Healthcare Quarterly

Healthcare Quarterly 11(2) March 2008 : 28-41.doi:10.12927/hcq.2008.19613

Optimizing Healthcare at the Population Level: Results of the Improving Cardiovascular Outcomes in Nova Scotia Partnership

Jafna Cox, David Johnstone, Joanna Nemis-White and Terrence Montague for the ICONS Investigators


Disease management is increasingly considered a valid strategy in the chronic care of our aging patient populations with multiple diseases. The Improving Cardiovascular Outcomes in Nova Scotia (ICONS) project examined whether a community-oriented health management partnership would lead to enhanced care and improved outcomes across an entire healthcare system. ICONS was a prospective cohort study, with baseline and repeated measurements of care and outcomes fed back to all project partners, along with other interventions aimed at optimizing care; preceding interval cohorts served as controls to post-intervention cohorts. The setting was the province of Nova Scotia, whose population is approximately 950,000. All 34,060 consecutive adult patients hospitalized in Nova Scotia with acute myocardial infarction (AMI), unstable angina (UA) or congestive heart failure (CHF) October 1997-March 2002 were included. Interventions were a combination of serial audits and feedbacks of practices and outcomes, web-based publication of findings, newsletter-based education and reminders, physician small-group workshops, pharmacy monitoring and compliance programs, care maps, algorithms, discharge forms and patient information cards. Rates of use of evidence-based marker therapies were the primary outcome measure. Secondary measures included one-year, all-cause mortality and re-hospitalization.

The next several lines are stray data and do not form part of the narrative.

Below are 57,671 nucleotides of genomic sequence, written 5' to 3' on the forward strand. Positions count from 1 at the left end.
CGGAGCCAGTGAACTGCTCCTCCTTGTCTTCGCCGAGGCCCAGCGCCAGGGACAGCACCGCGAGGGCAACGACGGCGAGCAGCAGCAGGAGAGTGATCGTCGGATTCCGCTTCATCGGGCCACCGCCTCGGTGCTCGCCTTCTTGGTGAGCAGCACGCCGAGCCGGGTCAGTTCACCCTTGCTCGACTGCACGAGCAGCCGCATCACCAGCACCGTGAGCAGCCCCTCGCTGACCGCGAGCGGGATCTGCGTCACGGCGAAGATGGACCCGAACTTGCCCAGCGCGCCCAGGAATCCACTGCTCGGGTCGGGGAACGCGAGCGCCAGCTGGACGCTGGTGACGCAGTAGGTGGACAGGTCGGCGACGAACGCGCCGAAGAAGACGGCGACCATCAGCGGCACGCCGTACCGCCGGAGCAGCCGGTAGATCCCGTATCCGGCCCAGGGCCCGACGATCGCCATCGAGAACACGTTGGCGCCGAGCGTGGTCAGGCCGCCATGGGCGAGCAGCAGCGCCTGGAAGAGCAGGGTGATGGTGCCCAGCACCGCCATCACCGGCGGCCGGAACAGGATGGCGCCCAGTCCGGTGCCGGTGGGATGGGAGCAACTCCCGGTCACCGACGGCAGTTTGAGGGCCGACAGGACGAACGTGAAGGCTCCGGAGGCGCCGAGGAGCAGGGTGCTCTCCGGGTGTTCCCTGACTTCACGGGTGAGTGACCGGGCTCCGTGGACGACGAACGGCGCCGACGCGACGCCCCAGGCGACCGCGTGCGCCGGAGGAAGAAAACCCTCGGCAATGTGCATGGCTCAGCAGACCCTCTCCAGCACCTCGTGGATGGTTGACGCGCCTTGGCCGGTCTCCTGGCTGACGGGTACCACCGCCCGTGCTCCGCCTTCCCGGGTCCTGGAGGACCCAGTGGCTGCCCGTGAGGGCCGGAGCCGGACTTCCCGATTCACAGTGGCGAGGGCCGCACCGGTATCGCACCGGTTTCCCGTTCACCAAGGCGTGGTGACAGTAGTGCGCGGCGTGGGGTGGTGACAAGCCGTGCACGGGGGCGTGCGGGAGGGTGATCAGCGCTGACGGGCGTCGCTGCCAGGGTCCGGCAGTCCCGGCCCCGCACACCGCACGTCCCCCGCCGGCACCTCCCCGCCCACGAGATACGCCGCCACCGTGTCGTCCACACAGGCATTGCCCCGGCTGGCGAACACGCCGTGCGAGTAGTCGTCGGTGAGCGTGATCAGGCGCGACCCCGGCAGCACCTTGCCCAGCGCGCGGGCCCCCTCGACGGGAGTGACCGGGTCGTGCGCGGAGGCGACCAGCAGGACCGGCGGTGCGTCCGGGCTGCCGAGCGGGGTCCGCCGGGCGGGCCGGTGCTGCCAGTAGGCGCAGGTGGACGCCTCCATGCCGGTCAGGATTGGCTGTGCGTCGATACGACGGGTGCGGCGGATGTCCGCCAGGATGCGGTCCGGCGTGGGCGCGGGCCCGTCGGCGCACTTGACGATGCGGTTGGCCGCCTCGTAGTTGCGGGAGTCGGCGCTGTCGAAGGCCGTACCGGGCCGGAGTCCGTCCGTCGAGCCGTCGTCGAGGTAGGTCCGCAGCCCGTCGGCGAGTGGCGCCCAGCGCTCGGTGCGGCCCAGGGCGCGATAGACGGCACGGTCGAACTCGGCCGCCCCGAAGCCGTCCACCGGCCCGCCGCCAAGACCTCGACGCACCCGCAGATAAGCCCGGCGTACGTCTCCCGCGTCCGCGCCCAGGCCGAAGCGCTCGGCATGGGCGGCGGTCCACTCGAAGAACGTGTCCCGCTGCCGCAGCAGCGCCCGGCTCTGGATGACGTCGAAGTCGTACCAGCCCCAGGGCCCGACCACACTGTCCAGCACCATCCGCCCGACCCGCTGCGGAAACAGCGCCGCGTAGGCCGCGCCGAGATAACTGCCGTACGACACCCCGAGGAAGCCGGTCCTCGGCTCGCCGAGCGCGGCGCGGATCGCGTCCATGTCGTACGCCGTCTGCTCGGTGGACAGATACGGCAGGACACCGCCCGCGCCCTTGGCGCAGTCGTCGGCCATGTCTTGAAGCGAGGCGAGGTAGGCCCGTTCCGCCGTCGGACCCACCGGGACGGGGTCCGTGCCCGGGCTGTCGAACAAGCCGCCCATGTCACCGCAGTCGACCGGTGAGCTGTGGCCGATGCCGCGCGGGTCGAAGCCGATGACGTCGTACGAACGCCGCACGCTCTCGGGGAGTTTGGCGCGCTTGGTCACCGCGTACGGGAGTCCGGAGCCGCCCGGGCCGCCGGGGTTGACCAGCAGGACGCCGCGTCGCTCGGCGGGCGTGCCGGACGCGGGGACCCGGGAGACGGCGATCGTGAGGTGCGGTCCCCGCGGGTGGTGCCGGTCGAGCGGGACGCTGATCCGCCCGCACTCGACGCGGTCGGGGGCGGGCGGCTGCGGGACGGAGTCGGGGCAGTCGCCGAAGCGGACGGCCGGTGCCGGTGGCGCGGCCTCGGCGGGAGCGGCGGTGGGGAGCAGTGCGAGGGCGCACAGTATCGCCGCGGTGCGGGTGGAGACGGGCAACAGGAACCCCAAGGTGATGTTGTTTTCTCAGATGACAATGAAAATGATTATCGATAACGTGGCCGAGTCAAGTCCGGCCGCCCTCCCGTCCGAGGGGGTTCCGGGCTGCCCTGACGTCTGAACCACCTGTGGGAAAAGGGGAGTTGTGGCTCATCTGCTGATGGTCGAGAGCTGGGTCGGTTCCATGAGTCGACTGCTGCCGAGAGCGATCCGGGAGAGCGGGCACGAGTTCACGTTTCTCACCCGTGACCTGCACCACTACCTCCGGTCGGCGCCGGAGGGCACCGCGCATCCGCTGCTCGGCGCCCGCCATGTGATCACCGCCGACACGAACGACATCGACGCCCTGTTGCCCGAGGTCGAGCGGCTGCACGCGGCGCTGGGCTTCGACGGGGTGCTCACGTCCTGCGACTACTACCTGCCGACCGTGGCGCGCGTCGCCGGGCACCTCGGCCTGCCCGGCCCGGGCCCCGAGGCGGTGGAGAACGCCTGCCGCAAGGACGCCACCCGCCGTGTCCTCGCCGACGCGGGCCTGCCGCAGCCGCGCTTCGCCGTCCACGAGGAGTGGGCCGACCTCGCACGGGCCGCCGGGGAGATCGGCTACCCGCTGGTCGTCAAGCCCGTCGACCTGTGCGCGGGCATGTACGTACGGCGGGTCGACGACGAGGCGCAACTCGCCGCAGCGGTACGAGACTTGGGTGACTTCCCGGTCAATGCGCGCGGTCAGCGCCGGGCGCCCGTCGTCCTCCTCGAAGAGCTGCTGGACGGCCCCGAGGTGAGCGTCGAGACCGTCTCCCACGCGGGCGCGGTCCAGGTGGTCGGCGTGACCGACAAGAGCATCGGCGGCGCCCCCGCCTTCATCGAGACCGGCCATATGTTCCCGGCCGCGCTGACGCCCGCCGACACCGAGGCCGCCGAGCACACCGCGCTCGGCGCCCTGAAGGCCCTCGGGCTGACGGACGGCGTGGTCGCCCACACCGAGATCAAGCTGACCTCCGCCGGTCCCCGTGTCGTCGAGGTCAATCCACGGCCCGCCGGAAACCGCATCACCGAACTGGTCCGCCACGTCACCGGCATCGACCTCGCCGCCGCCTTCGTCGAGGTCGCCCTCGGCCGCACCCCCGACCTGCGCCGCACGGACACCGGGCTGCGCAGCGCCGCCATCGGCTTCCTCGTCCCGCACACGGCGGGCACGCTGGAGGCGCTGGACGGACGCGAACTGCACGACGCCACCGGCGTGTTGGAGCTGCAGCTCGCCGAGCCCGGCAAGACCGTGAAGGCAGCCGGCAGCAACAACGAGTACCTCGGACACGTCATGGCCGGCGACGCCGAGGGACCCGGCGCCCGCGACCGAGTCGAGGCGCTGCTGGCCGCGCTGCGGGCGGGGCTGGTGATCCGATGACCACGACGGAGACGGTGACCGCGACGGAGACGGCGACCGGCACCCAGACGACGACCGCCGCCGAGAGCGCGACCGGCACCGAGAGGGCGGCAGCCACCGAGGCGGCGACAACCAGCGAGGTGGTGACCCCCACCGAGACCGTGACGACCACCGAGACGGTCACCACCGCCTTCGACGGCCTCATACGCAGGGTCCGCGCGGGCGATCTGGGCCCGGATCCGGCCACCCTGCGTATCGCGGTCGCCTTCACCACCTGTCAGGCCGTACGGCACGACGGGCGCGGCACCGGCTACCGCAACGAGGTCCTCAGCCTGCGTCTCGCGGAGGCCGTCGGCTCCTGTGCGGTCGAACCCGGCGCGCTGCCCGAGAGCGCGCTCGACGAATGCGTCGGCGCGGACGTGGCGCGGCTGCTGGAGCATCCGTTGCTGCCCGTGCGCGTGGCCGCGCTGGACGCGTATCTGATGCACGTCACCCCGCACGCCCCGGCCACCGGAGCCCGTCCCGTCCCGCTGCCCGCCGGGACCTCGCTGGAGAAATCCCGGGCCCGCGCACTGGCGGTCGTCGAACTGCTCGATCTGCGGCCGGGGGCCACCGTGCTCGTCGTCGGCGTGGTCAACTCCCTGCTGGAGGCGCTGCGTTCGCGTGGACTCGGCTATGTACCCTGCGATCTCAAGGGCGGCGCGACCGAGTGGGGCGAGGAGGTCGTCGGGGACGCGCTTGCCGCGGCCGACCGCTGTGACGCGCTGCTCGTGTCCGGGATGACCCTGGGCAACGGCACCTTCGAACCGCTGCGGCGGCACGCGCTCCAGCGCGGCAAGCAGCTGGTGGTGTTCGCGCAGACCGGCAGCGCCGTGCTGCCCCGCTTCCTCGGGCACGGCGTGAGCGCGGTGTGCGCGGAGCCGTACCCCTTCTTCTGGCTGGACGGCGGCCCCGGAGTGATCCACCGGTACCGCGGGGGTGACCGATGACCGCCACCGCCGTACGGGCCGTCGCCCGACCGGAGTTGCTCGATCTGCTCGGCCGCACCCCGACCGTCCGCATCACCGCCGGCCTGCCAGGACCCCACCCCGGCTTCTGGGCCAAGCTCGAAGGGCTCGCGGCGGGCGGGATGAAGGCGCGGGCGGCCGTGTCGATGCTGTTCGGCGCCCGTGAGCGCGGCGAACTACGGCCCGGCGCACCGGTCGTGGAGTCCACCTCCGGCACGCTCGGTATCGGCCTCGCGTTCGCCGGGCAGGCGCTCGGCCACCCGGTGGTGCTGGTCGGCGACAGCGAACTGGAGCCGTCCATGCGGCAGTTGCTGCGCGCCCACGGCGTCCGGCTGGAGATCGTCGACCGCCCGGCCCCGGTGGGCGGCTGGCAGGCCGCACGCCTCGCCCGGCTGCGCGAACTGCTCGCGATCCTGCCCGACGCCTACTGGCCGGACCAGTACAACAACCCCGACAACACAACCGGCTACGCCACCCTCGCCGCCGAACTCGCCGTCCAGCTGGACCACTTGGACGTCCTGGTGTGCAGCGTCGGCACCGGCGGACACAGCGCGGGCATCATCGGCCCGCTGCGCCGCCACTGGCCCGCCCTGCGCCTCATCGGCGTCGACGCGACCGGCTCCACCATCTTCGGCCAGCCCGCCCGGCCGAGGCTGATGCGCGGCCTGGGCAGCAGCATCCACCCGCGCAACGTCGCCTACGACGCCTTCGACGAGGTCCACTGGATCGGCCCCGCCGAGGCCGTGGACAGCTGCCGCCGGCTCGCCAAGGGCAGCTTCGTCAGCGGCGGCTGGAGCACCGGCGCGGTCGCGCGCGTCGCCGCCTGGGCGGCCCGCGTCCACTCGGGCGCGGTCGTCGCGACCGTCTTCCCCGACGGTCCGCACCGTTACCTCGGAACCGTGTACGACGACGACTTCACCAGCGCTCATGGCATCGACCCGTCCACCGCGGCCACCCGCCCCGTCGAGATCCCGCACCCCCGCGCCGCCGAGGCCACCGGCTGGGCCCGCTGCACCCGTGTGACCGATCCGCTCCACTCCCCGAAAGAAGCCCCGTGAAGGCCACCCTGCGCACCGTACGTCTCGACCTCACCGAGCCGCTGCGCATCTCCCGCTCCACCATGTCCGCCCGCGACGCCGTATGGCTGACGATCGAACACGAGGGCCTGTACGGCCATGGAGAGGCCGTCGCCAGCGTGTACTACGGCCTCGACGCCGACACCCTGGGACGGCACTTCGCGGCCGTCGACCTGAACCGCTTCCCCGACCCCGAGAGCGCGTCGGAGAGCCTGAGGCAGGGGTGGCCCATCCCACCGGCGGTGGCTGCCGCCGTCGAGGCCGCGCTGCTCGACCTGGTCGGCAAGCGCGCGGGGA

Evidence-based prescription practices, for all target diseases, continuously and markedly improved over time. At the population level, there were no changes in one-year mortality for any disease state, although use of proven therapies predicted survival at the individual level throughout the five-year period for all disease states. Rates of re-hospitalization decreased significantly for all disease states over the course of ICONS; but most traditional positive and negative predictors of this outcome, like advanced age and use of proven therapies, respectively, were not predictive.

ICONS demonstrated that provider prescribing patterns and patient re-hospitalization rates were continuously improved in three disease states and across an entire health system, through a community partnership model of disease management that was sustained over a long time. Further studies are needed to better understand the drivers and modifiers of patient outcomes at the population level.  



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